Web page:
Just their luck. It was raining. And windy. But the truth is they didn’t mind so much. One after another, the nine women climbed gingerly onto the Boston police boat as it idled at the dock on Long Wharf.
A week before, they had been unceremoniously removed from Long Island, where they and some 20 other women were living in a place called Joelyn’s House. The bridge linking Long Island to the mainland was deemed unsafe. The cops told everybody they had to leave, now.
Now, a week after the chaos, a cop was guiding a boat carrying those same women through choppy waters, across Boston Harbor, toward a deserted island where the women of Joelyn’s House had left everything they had.
“They didn’t have much,” Vicky Ruvido was saying. “But it was all they had, and it was important that they be allowed to go back and get it. They are already stigmatized, victimized, and dehumanized because of heroin addiction and now, traumatized and marginalized because of this displacement.”
Vicky Ruvido’s 29-year-old daughter, 114 days into her recovery, was off the island, parked in a van at the Red Line station in North Quincy, waiting to pick up the women from Joelyn’s House who were coming back from work when the evacuation order came down.
Ruvido’s daughter and some of the other women ended up at the Shattuck hospital for the first night. Some others ended up in a motel in Randolph, which wasn’t the optimum place to put a bunch of vulnerable addicts. Temptation in the form of a small plastic bag was around the corner, and one of the women picked it up. They had to throw her out of the program.
The only thing the women of Joelyn’s House took off the island with them was their sobriety, and the disruption, the tumult of the evacuation, the uncertainty they suddenly faced, sent some of them looking for comfort in the bad old places. Still, almost all of them stayed clean, stayed focused, stayed the course.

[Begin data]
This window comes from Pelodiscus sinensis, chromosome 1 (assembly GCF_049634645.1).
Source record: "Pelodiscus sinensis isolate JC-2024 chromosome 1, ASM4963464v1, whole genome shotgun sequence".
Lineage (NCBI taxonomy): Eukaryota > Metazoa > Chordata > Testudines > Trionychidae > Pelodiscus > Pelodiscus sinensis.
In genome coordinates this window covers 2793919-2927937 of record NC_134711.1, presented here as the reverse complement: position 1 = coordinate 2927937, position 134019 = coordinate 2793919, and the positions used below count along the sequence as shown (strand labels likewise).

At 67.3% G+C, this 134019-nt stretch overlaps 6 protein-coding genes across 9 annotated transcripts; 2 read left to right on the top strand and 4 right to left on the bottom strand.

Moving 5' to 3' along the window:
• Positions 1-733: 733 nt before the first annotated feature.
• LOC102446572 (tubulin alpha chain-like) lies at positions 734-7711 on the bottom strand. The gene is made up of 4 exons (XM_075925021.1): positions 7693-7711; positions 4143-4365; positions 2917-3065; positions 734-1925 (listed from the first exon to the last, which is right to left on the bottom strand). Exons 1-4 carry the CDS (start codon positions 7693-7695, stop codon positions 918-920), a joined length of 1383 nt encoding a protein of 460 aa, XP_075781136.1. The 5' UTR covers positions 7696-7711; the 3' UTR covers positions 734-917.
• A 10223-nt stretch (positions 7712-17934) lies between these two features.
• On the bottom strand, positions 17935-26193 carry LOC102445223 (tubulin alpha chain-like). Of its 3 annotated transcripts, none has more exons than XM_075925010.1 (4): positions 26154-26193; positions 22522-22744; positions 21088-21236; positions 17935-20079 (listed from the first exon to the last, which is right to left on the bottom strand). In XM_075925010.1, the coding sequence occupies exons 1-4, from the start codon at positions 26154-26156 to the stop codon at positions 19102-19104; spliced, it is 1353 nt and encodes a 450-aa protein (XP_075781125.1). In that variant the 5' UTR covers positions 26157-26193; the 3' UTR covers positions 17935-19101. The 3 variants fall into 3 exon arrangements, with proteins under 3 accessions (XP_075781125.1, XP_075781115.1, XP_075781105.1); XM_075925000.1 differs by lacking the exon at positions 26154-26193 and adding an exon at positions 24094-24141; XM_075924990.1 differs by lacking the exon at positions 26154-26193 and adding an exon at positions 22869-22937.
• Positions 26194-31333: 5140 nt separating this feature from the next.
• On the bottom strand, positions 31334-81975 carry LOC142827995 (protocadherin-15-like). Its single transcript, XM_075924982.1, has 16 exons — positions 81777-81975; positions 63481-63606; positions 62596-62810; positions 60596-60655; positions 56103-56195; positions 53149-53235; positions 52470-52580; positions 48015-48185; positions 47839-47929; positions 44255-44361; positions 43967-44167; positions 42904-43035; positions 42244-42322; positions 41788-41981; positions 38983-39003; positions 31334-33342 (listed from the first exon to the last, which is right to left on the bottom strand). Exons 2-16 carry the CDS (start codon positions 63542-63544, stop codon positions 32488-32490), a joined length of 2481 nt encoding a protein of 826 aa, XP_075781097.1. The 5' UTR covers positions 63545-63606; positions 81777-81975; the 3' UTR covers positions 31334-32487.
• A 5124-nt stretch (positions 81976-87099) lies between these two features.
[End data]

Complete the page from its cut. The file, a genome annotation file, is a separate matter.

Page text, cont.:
Vicky Ruvido’s daughter had a court date the morning after the evacuation. She showed up in her pajamas, because that’s all she had to wear.
“Thank God, the judge was a good person. Very understanding,” Vicky Ruvido said.
The one thing her daughter wanted most to retrieve from the island was a notebook, a journal she has kept since she began the odyssey of recovery. It is testimony, as important as any 12-step meeting, as any chart or medical notation, a record of a woman reclaiming her life. It is a fluid, unfinished, maybe unfinishable narrative of one woman’s recovery.
Writing the chapter of the forced dislocation from Long Island will take some time. At this point, it’s too soon to assess whether it is a turning point in either direction. But she is saying all the right things, and she is as positive as possible, given the circumstances.
“My daughter sees this as a challenge from her Higher Power, something she has to handle,” Vicky Ruvido said. “This community of recovering women was torn apart. In sobriety, you rely on your recovery community. As time goes on, you make connections that you can trust, and where you can be trusted once more.”
Now her daughter, living in a house in Dorchester, has had to start that process all over again.
“Her recovery was a court-ordered, forced recovery after a short stint in jail. But it’s working. She gets it now,” her mother said. “Her voice is still quiet, as are her sisters’. She’s grateful that Victory Programs found places for her and her Joelyn sisters. Their house manager, Mindy Miller, was very helpful in their retrieving their possessions.”
Actually, so was Vicky Ruvido. She contacted people in high places, including Julia Ojeda, the coordinator of recovery support services for the state Department of Public Health. “These women have nothing,” Vicky Ruvido told Ojeda. “They need something.”
And then the police boat turned up, idling at Long Wharf.
More than 500 of the most vulnerable people in and around the city — the homeless, the addicted, ex-cons — were affected by the forced evacuation of Long Island. There are all sorts of machinations going on right now, trying to create more stable and suitable locations for these people. All this as, despite the Indian summer of last week, winter approaches inexorably.
Vicky Ruvido, for one, believes that if there is a silver lining to the shuttering of Long Island it’s that the inherent challenge in how a society takes care of its most vulnerable citizens is now in the open, as is the responsibility to address it.
“I don’t like them being out in the harbor, on an island, out of sight, out of mind,” she said. “They’re our kids. They’re our neighbors, our neighbors’ kids. They should be in our backyard.”
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